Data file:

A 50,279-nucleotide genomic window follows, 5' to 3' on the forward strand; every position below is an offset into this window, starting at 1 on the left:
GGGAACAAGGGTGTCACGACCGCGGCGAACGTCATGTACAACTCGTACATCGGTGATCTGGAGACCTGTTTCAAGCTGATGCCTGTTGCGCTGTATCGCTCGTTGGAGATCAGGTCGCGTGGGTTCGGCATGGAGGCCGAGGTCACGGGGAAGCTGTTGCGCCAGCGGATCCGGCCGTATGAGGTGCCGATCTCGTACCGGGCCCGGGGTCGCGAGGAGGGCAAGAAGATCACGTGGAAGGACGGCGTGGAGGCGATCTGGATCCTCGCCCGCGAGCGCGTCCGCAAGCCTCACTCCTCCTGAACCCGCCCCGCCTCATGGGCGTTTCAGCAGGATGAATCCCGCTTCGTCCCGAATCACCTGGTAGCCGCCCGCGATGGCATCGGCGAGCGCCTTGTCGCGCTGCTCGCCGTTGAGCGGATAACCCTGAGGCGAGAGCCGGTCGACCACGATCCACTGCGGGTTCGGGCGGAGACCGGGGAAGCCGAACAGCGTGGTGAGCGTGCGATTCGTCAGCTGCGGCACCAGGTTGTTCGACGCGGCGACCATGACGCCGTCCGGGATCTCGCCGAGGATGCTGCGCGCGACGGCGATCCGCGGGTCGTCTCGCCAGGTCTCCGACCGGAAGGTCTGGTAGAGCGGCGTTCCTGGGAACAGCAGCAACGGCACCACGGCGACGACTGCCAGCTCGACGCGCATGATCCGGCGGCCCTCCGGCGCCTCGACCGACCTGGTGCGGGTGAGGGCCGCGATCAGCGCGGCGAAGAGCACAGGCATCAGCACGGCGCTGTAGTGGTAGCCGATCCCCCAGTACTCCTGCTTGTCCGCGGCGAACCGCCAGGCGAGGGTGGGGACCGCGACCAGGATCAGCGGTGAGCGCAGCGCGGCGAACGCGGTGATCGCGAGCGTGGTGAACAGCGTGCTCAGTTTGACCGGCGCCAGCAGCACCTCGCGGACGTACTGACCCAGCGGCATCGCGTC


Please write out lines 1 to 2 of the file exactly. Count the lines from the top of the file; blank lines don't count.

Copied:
A 50,279-nucleotide genomic window follows, 5' to 3' on the forward strand; every position below is an offset into this window, starting at 1 on the left:
GGGAACAAGGGTGTCACGACCGCGGCGAACGTCATGTACAACTCGTACATCGGTGATCTGGAGACCTGTTTCAAGCTGATGCCTGTTGCGCTGTATCGCTCGTTGGAGATCAGGTCGCGTGGGTTCGGCATGGAGGCCGAGGTCACGGGGAAGCTGTTGCGCCAGCGGATCCGGCCGTATGAGGTGCCGATCTCGTACCGGGCCCGGGGTCGCGAGGAGGGCAAGAAGATCACGTGGAAGGACGGCGTGGAGGCGATCTGGATCCTCGCCCGCGAGCGCGTCCGCAAGCCTCACTCCTCCTGAACCCGCCCCGCCTCATGGGCGTTTCAGCAGGATGAATCCCGCTTCGTCCCGAATCACCTGGTAGCCGCCCGCGATGGCATCGGCGAGCGCCTTGTCGCGCTGCTCGCCGTTGAGCGGATAACCCTGAGGCGAGAGCCGGTCGACCACGATCCACTGCGGGTTCGGGCGGAGACCGGGGAAGCCGAACAGCGTGGTGAGCGTGCGATTCGTCAGCTGCGGCACCAGGTTGTTCGACGCGGCGACCATGACGCCGTCCGGGATCTCGCCGAGGATGCTGCGCGCGACGGCGATCCGCGGGTCGTCTCGCCAGGTCTCCGACCGGAAGGTCTGGTAGAGCGGCGTTCCTGGGAACAGCAGCAACGGCACCACGGCGACGACTGCCAGCTCGACGCGCATGATCCGGCGGCCCTCCGGCGCCTCGACCGACCTGGTGCGGGTGAGGGCCGCGATCAGCGCGGCGAAGAGCACAGGCATCAGCACGGCGCTGTAGTGGTAGCCGATCCCCCAGTACTCCTGCTTGTCCGCGGCGAACCGCCAGGCGAGGGTGGGGACCGCGACCAGGATCAGCGGTGAGCGCAGCGCGGCGAACGCGGTGATCGCGAGCGTGGTGAACAGCGTGCTCAGTTTGACCGGCGCCAGCAGCACCTCGCGGACGTACTGACCCAGCGGCATCGCGTC